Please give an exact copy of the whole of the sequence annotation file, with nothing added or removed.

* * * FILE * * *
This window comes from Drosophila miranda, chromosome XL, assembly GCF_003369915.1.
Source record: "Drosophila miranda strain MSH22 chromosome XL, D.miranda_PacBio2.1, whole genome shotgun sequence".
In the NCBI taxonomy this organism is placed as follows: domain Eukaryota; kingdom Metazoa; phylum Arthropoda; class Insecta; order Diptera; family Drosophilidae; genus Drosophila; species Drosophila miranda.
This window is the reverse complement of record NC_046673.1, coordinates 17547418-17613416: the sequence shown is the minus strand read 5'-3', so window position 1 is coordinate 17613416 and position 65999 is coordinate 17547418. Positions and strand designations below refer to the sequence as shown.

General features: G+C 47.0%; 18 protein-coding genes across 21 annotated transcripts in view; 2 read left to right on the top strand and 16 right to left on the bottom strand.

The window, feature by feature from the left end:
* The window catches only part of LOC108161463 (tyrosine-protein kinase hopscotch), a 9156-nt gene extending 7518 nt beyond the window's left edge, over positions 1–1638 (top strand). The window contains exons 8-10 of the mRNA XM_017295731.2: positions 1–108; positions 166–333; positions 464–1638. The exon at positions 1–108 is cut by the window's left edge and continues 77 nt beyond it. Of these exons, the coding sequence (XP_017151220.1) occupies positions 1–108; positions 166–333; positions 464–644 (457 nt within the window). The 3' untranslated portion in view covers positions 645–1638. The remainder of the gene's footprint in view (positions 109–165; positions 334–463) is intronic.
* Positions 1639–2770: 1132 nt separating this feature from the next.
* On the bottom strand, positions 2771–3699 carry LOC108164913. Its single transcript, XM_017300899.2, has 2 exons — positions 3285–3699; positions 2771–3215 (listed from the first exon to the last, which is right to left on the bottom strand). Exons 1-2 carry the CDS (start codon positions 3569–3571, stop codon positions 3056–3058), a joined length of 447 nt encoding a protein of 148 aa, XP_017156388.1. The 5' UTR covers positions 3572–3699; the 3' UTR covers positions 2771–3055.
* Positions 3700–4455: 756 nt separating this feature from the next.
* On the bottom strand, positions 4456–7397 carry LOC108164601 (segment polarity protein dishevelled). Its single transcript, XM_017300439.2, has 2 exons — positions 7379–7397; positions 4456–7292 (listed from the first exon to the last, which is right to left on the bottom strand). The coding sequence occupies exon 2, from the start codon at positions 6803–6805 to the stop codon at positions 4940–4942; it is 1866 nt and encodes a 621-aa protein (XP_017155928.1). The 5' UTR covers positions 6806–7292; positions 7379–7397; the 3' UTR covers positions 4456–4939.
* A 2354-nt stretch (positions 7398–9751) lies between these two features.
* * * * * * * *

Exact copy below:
This window comes from Drosophila miranda, chromosome XL, assembly GCF_003369915.1.
Source record: "Drosophila miranda strain MSH22 chromosome XL, D.miranda_PacBio2.1, whole genome shotgun sequence".
In the NCBI taxonomy this organism is placed as follows: domain Eukaryota; kingdom Metazoa; phylum Arthropoda; class Insecta; order Diptera; family Drosophilidae; genus Drosophila; species Drosophila miranda.
This window is the reverse complement of record NC_046673.1, coordinates 17547418-17613416: the sequence shown is the minus strand read 5'-3', so window position 1 is coordinate 17613416 and position 65999 is coordinate 17547418. Positions and strand designations below refer to the sequence as shown.

General features: G+C 47.0%; 18 protein-coding genes across 21 annotated transcripts in view; 2 read left to right on the top strand and 16 right to left on the bottom strand.

The window, feature by feature from the left end:
* The window catches only part of LOC108161463 (tyrosine-protein kinase hopscotch), a 9156-nt gene extending 7518 nt beyond the window's left edge, over positions 1–1638 (top strand). The window contains exons 8-10 of the mRNA XM_017295731.2: positions 1–108; positions 166–333; positions 464–1638. The exon at positions 1–108 is cut by the window's left edge and continues 77 nt beyond it. Of these exons, the coding sequence (XP_017151220.1) occupies positions 1–108; positions 166–333; positions 464–644 (457 nt within the window). The 3' untranslated portion in view covers positions 645–1638. The remainder of the gene's footprint in view (positions 109–165; positions 334–463) is intronic.
* Positions 1639–2770: 1132 nt separating this feature from the next.
* On the bottom strand, positions 2771–3699 carry LOC108164913. Its single transcript, XM_017300899.2, has 2 exons — positions 3285–3699; positions 2771–3215 (listed from the first exon to the last, which is right to left on the bottom strand). Exons 1-2 carry the CDS (start codon positions 3569–3571, stop codon positions 3056–3058), a joined length of 447 nt encoding a protein of 148 aa, XP_017156388.1. The 5' UTR covers positions 3572–3699; the 3' UTR covers positions 2771–3055.
* Positions 3700–4455: 756 nt separating this feature from the next.
* On the bottom strand, positions 4456–7397 carry LOC108164601 (segment polarity protein dishevelled). Its single transcript, XM_017300439.2, has 2 exons — positions 7379–7397; positions 4456–7292 (listed from the first exon to the last, which is right to left on the bottom strand). The coding sequence occupies exon 2, from the start codon at positions 6803–6805 to the stop codon at positions 4940–4942; it is 1866 nt and encodes a 621-aa protein (XP_017155928.1). The 5' UTR covers positions 6806–7292; positions 7379–7397; the 3' UTR covers positions 4456–4939.
* A 2354-nt stretch (positions 7398–9751) lies between these two features.